Paul Leventhal, who as president of the small but influential Nuclear Control Institute was one of the most vocal opponents of expanding the commercial use of nuclear power, died Tuesday at his home in Chevy Chase, Md. He was 69.
The cause was cancer, his son Ted said.
Mr. Leventhal founded the Nuclear Control Institute in 1981, two years after becoming co-director of the United States Senate’s bipartisan investigation of the Three Mile Island accident, the nation’s most serious commercial reactor failure. .
Mr. Leventhal opposed commercial nuclear power not only because of the threat of a Chernobyl-like disaster but also because of its potential to ease the making of nuclear weapons. The construction of nuclear reactors in this country ceased for decades, though experts attribute this to cost more than to fears of proliferation. But Mr. Leventhal kept those fears on the front burner for 22 years as his institute’s president and since 2002, when his title became founding president.
He lobbied lawmakers, organized conferences and wrote op-ed articles about proliferation, nuclear terrorism and the use of commercial reactors to make tritium, an ingredient of nuclear bombs, a program that the federal Energy Department is now pursuing.
He was particularly concerned about Iran, which he believed had a secret weapons program that would justify a harsh reaction, perhaps even military strikes.
“If you look at every nation that’s recently gone nuclear, they’ve done it through the civilian nuclear cycle,” Mr. Leventhal told The New York Times in 2004.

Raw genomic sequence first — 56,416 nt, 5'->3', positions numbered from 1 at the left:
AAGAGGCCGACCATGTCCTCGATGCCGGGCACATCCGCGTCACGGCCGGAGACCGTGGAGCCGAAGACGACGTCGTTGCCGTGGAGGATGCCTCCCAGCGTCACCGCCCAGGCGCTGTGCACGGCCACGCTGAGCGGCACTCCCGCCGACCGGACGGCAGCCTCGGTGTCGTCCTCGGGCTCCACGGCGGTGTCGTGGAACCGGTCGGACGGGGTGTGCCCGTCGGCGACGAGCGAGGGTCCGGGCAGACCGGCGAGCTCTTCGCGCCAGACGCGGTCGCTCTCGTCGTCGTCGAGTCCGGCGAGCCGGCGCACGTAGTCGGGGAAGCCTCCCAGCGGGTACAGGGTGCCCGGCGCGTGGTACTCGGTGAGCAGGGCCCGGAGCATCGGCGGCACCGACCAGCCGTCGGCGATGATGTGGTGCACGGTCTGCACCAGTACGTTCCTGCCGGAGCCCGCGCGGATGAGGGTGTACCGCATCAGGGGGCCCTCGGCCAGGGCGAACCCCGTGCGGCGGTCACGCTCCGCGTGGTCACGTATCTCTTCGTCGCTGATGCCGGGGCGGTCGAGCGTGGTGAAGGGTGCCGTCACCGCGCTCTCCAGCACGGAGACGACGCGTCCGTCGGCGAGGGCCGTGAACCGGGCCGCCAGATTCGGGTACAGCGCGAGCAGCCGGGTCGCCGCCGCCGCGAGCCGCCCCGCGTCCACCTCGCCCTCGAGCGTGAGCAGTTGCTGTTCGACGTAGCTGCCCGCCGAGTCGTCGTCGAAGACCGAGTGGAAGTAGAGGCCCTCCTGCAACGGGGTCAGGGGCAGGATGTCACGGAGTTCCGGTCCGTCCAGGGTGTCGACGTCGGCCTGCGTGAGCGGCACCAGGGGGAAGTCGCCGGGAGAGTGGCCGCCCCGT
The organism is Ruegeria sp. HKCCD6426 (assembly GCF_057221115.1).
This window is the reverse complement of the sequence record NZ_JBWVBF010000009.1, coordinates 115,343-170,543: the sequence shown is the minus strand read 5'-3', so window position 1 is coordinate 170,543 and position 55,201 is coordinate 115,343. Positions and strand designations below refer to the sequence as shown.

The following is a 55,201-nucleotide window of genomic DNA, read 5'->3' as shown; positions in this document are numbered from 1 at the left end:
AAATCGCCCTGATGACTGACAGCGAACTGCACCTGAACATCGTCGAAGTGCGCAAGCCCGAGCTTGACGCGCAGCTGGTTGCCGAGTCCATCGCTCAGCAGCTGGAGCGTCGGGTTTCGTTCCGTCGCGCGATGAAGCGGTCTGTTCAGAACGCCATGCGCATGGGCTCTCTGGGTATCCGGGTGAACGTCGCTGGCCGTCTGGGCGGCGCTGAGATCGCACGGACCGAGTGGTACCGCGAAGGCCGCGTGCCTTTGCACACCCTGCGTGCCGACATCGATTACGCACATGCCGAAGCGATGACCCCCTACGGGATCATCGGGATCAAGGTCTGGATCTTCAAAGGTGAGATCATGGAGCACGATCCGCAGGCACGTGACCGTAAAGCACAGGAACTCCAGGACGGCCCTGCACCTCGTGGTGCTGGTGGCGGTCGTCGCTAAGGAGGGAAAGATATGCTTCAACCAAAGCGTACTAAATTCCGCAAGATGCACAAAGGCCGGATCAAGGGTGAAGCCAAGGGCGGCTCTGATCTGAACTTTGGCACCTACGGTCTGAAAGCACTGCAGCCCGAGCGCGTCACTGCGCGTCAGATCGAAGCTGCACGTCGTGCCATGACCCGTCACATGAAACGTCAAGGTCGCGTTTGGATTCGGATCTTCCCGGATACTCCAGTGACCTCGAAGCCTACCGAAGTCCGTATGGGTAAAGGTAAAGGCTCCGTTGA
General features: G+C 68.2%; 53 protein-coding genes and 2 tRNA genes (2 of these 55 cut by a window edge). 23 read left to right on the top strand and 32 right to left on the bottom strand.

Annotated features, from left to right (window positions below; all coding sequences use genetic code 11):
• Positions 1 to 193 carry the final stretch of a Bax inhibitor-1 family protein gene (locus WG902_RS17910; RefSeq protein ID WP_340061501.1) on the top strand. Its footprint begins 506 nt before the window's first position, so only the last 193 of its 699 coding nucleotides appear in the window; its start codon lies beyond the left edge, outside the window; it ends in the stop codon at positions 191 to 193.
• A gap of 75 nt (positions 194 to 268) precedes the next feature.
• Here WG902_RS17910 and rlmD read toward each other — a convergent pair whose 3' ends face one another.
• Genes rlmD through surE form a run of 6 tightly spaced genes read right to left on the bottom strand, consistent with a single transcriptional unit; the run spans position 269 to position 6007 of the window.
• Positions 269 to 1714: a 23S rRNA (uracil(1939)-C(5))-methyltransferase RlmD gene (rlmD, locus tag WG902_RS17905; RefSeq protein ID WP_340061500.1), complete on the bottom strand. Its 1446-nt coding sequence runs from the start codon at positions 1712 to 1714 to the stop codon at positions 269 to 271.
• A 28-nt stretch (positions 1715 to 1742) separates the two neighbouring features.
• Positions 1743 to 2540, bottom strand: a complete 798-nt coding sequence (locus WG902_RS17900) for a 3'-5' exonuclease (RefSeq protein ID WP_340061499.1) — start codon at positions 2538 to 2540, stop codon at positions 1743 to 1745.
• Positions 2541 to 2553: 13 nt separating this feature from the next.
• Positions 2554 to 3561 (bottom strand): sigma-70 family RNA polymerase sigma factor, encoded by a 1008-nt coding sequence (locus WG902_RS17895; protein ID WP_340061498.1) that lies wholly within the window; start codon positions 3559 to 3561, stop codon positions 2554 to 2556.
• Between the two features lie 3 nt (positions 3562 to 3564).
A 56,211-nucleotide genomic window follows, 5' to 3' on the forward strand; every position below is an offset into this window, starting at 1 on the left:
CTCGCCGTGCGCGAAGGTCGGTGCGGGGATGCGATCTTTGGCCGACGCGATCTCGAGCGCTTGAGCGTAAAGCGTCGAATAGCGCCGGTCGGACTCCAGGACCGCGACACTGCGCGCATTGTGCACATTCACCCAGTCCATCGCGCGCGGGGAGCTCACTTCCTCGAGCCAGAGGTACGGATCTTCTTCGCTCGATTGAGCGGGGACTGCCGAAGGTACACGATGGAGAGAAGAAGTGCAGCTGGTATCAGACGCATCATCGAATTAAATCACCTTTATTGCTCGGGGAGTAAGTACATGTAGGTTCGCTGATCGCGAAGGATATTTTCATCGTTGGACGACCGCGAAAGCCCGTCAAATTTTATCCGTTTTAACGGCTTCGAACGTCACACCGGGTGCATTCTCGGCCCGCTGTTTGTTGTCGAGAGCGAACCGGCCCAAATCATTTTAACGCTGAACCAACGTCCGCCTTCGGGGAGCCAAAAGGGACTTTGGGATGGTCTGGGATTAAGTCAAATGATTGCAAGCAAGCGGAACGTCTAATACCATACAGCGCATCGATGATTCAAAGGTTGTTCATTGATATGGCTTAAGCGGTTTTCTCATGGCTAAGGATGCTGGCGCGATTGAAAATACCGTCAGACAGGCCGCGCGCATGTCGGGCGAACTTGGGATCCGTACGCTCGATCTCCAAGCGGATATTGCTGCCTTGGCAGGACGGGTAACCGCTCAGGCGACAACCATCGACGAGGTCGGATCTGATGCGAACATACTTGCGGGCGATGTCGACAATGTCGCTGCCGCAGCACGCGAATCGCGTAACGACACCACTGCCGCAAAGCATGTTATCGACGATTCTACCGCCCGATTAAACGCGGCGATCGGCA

Atoms for peace can be a “shortcut to atoms for war,” he added. “It may take the unthinkable happening before the political process can screw up the courage to put an end to this ridiculously dangerous industry.”
Paul Lincoln Leventhal was born in Manhattan on Feb. 12 in 1938, a son of Jack and Helen Shapiro Leventhal. In addition to his son Ted, of Washington, he is survived by his wife of 39 years, the former Sharon Tanzer; another son, Josh, of Raleigh, N.C.; a brother, Warren, of Roslyn, N.Y.; and two grandchildren.
Mr. Leventhal graduated from Franklin & Marshall College in 1959 and received a master’s from the Columbia School of Journalism in 1960. He was a reporter for The Plain Dealer in Cleveland and later The New York Post and Newsday.
In 1969, Senator Jacob K. Javits, Republican of New York, hired him as his press secretary. Mr. Leventhal began concentrating on energy issues for Mr. Javits and, in 1979, was named staff director of the Senate’s subcommittee on nuclear regulation and a director of the Three Mile Island investigation.